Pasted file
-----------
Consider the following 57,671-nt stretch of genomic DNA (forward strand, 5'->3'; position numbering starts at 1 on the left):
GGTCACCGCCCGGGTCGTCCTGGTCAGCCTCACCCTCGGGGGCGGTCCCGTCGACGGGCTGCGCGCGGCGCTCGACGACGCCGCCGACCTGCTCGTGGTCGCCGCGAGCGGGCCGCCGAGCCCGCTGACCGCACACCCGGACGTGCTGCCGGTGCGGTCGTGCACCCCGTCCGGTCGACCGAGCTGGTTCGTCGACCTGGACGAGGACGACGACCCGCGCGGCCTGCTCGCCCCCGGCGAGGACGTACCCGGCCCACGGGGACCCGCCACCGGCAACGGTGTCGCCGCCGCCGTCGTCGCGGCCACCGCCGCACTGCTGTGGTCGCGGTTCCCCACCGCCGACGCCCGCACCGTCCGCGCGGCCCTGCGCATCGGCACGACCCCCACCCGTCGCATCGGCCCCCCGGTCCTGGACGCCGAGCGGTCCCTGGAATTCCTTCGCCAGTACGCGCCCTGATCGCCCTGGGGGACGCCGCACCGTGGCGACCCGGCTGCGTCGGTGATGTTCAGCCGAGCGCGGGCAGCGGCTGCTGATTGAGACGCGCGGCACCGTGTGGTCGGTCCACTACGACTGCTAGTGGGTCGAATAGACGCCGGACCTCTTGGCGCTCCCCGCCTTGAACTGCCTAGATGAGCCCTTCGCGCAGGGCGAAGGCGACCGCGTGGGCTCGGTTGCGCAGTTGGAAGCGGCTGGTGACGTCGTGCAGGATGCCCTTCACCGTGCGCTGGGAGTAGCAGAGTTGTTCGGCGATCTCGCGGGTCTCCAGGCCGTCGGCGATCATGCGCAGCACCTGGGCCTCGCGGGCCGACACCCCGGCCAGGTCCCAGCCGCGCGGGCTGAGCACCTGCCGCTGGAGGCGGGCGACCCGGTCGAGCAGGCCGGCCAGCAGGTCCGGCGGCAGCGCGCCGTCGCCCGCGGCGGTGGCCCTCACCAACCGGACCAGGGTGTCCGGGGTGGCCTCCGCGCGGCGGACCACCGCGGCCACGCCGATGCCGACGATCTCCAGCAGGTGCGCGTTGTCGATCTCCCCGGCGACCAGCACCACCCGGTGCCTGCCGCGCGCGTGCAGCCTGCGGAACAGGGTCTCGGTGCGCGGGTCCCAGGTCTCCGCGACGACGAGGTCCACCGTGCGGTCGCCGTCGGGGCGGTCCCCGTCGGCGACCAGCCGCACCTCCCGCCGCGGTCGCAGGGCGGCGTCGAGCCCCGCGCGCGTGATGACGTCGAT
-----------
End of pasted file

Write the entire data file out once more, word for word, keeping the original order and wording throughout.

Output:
Consider the following 57,671-nt stretch of genomic DNA (forward strand, 5'->3'; position numbering starts at 1 on the left):
GGTCACCGCCCGGGTCGTCCTGGTCAGCCTCACCCTCGGGGGCGGTCCCGTCGACGGGCTGCGCGCGGCGCTCGACGACGCCGCCGACCTGCTCGTGGTCGCCGCGAGCGGGCCGCCGAGCCCGCTGACCGCACACCCGGACGTGCTGCCGGTGCGGTCGTGCACCCCGTCCGGTCGACCGAGCTGGTTCGTCGACCTGGACGAGGACGACGACCCGCGCGGCCTGCTCGCCCCCGGCGAGGACGTACCCGGCCCACGGGGACCCGCCACCGGCAACGGTGTCGCCGCCGCCGTCGTCGCGGCCACCGCCGCACTGCTGTGGTCGCGGTTCCCCACCGCCGACGCCCGCACCGTCCGCGCGGCCCTGCGCATCGGCACGACCCCCACCCGTCGCATCGGCCCCCCGGTCCTGGACGCCGAGCGGTCCCTGGAATTCCTTCGCCAGTACGCGCCCTGATCGCCCTGGGGGACGCCGCACCGTGGCGACCCGGCTGCGTCGGTGATGTTCAGCCGAGCGCGGGCAGCGGCTGCTGATTGAGACGCGCGGCACCGTGTGGTCGGTCCACTACGACTGCTAGTGGGTCGAATAGACGCCGGACCTCTTGGCGCTCCCCGCCTTGAACTGCCTAGATGAGCCCTTCGCGCAGGGCGAAGGCGACCGCGTGGGCTCGGTTGCGCAGTTGGAAGCGGCTGGTGACGTCGTGCAGGATGCCCTTCACCGTGCGCTGGGAGTAGCAGAGTTGTTCGGCGATCTCGCGGGTCTCCAGGCCGTCGGCGATCATGCGCAGCACCTGGGCCTCGCGGGCCGACACCCCGGCCAGGTCCCAGCCGCGCGGGCTGAGCACCTGCCGCTGGAGGCGGGCGACCCGGTCGAGCAGGCCGGCCAGCAGGTCCGGCGGCAGCGCGCCGTCGCCCGCGGCGGTGGCCCTCACCAACCGGACCAGGGTGTCCGGGGTGGCCTCCGCGCGGCGGACCACCGCGGCCACGCCGATGCCGACGATCTCCAGCAGGTGCGCGTTGTCGATCTCCCCGGCGACCAGCACCACCCGGTGCCTGCCGCGCGCGTGCAGCCTGCGGAACAGGGTCTCGGTGCGCGGGTCCCAGGTCTCCGCGACGACGAGGTCCACCGTGCGGTCGCCGTCGGGGCGGTCCCCGTCGGCGACCAGCCGCACCTCCCGCCGCGGTCGCAGGGCGGCGTCGAGCCCCGCGCGCGTGATGACGTCGAT